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With a big goal Tuesday, Rasmus Andersson is putting more emphasis on getting shots to the net

by RYAN DITTRICK @ryandittrick /

JERSEY CITY, N.J. - There was no smirk or tenting of the fingers like the rebellious Mr. Burns, but the early result a 'master plan' devised by the Flames' head coach would surely have had him thinking...


With a big goal on a big bomb from the point last night, Rasmus Andersson looks to be turning the corner when it comes to his offensive game.

And a little time paired with the captain might just have been the trick.

Andersson, who's had a mortar in his arsenal for some time, is - after "years" of convincing - is finally heeding the message.

To rip it whenever possible.

"Stubborn, stubborn, stubborn," Peters laughed, joking that Andersson has heard the 'shoot!' mantra for some time now.

"No, he's got a great shot. Hammer (Travis Hamonic) does a great job getting pucks to the net, with his head up shooting for sticks. That's something that Andy needs to continue to work on and do it in a game."

The rookie rearguard has six points (all at even strength) over his last seven games to co-lead the Flames in EV scoring alongside Mikael Backlund, who netted the game-winner last night.

Indeed, the secondary scoring is coming from all angles these days, and the Flames are full value for that's amounted to a season-long win streak, thanks in large part to Andersson's contributions.

Video: CGY@NYI: Andersson blasts slap shot past Lehner

But none of this happened by accident.     

Flipping the D pairs and giving Andersson a shot alongside Mark Giordano has clearly paid dividends. The two have played about 100 even-strength minutes off and on over the past few weeks, and the results have been positive.

Together, they've drawn a 56.73% Corsi and have out-scored the opponent 12-4.

This isn't a permanent look for the Flames' defence corps, but depending on who's in the lineup and the type of opponent they're facing, just having the option is a massive win for this first-place club.

On Tuesday, we saw why.

There was simplicity - a directness - to the Flames' offensive attack, with an emphasis on Andersson using that heavy shot of his to create chaos in front.

"Razzie's best quality is his poise with the puck and his ability to make plays," Giordano said. "Probably second is how well he can shoot it and get it to the net. You're seeing that more and more as the year goes on."

Sure, it's taken some prodding to get here - Andersson still believes he's more a pass-first type of player - but he's coming around and seeing the benefits of launching pucks, with purpose, from the blueline.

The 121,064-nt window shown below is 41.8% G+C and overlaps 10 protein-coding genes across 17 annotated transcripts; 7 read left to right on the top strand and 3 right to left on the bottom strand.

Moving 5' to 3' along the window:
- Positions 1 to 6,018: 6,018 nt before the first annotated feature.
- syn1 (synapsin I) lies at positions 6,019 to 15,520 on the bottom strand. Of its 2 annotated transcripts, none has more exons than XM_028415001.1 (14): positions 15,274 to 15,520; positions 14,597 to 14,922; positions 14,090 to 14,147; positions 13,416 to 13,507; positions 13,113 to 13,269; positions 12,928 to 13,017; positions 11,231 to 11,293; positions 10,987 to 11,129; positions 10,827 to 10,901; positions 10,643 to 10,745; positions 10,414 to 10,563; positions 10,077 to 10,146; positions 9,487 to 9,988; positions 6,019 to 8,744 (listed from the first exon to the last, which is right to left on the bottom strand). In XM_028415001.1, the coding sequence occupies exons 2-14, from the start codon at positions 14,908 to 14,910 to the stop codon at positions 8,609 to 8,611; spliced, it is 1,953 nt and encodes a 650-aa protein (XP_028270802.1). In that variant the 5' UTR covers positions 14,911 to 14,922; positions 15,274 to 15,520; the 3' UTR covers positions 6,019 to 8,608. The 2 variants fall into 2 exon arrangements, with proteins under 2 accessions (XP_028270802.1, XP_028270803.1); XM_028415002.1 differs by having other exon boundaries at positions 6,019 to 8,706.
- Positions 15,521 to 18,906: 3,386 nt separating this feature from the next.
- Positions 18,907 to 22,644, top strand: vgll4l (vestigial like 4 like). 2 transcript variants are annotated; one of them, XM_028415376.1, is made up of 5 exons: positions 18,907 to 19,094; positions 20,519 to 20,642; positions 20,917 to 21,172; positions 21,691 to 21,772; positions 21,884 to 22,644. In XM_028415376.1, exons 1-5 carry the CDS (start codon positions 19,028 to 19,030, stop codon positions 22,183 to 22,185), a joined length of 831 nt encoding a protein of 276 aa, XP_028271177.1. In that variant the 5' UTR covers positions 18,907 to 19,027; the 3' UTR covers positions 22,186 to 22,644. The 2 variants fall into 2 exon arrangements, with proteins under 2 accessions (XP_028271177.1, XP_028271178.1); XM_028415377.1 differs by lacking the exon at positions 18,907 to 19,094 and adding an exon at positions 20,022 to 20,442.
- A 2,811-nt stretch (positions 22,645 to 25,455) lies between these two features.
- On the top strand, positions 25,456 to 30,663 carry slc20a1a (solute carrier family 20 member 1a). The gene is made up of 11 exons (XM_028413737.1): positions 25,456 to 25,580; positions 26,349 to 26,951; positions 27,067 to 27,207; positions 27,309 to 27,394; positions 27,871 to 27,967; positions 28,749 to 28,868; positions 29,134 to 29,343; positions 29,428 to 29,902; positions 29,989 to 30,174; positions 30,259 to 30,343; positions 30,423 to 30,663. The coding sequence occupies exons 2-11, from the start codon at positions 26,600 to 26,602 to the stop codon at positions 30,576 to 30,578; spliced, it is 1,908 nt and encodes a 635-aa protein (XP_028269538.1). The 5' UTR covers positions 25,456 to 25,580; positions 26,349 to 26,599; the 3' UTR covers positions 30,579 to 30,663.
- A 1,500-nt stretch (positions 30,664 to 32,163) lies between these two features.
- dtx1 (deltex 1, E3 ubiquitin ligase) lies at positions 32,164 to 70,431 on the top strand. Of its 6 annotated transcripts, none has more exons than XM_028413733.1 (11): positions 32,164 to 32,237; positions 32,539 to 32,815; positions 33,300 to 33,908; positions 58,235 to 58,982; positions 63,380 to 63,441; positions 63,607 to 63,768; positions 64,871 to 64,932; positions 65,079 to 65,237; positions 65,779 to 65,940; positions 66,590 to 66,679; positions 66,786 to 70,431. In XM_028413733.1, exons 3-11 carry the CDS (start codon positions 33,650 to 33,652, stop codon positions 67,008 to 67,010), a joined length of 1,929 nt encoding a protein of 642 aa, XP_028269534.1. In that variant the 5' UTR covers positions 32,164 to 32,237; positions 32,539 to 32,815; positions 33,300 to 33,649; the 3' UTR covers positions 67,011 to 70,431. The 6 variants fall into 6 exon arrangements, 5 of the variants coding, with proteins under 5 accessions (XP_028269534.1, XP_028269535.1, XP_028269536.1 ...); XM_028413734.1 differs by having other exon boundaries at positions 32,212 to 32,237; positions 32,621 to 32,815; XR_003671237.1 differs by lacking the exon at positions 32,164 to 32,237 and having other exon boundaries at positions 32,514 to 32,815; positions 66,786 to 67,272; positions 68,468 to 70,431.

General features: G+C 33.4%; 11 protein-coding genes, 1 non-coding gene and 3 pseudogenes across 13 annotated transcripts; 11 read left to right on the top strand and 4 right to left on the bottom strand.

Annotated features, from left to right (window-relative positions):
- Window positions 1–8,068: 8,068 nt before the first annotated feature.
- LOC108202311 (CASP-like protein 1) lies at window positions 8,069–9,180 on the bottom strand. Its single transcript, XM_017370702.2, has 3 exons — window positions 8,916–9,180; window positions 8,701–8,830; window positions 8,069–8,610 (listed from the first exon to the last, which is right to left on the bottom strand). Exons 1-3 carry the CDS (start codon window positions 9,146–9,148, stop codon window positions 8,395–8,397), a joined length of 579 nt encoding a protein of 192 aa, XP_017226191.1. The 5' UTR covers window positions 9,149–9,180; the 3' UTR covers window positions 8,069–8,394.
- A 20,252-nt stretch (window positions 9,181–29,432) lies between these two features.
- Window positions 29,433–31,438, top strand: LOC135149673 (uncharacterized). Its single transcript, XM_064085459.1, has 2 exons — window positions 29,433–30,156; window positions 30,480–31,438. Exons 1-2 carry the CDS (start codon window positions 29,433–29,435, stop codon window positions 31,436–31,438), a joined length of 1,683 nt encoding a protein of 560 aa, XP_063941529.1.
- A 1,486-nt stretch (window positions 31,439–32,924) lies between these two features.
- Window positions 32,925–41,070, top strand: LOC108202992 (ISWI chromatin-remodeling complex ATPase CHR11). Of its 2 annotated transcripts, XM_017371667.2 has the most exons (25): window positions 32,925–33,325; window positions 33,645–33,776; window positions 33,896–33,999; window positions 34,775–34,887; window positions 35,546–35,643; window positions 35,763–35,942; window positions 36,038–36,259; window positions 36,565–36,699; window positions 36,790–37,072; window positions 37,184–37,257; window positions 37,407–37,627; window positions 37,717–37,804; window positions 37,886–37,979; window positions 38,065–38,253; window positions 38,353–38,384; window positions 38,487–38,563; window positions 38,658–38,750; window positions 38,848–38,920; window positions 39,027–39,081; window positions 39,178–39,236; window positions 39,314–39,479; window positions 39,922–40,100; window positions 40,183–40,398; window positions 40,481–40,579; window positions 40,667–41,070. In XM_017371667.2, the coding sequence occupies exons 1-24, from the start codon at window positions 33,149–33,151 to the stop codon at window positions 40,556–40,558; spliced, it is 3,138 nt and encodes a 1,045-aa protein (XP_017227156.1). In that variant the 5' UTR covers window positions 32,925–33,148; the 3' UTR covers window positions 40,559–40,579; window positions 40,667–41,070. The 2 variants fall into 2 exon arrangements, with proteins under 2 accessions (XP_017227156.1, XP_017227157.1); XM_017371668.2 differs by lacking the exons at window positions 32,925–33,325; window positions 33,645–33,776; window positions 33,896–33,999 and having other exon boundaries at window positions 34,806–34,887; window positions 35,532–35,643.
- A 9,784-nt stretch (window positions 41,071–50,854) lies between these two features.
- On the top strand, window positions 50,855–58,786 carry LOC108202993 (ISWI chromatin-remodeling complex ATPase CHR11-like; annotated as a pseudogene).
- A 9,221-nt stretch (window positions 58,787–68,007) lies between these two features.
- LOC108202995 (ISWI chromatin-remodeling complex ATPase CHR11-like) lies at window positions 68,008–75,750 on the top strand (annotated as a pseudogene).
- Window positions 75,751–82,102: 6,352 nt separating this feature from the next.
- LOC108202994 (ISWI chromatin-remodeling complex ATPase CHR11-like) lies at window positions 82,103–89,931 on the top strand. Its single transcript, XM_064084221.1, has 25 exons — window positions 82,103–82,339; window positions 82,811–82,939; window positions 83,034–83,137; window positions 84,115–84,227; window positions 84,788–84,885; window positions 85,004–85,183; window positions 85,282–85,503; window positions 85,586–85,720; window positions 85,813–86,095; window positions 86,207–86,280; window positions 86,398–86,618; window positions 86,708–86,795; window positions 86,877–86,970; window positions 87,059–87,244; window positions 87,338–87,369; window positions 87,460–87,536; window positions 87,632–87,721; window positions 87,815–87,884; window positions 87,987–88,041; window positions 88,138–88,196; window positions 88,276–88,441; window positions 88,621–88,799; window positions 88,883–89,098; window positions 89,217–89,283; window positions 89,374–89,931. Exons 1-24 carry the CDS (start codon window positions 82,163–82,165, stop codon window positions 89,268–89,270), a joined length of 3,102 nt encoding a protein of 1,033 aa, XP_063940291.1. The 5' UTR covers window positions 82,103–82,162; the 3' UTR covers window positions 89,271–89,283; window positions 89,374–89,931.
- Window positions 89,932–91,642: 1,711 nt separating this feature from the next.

"I really don't like getting my shots blocked, so I've always tried to find a lane for a pass if I don't have that (shooting) option available," Andersson said.

"But I'd say in the last 10, 15 games, I've really tried to put a lot of shots on net. It's paid off. Like yesterday, maybe it wasn't the best shot, but it goes in anyway. If you look at the best defencemen in the league, they all shoot the puck a lot and that's what I'm trying to learn."

The fear of having a shot blocked is a very real one for a rookie defender at this level, but as Peters explains, offence doesn't just come when you force a lane and hit the net perfectly, every time.

The game has evolved and using angles, tips and net-front rebounds can do the job, all the same.

"Everyone in the '80s and '90s would bark about missing the net, but now you miss the net intentionally sometimes, short side, to get it off the end boards, or sometimes you're shooting wide for a stick," Peters explained. "The idea of hitting the net all the time isn't realistic anymore because people are in the shooting lanes, so you've got to not get your shot blocked and go from there.

"Andy's got the ability to contribute offensively and I think he will down the stretch."

With Oscar Fantenberg making his Flames debut this evening, and the Flames not wanting to go with a lefty-lefty combo on their bottom pair, TJ Brodie will go re-join Giordano on the top pair, while Andersson moves down to play with the newcomer.

But what Peters and the Flames have unearthed over the past few weeks is that their young D man is making big strides in that part of his game.

And, depending on the opponent, going back to Giordano and Andersson again in the future is an intriguing option for all.

"It's always a work-in-progress, but I feel like I'm doing the right things, taking the right steps," Andersson said.

"And I've gotta be honest. It feels pretty good to score."

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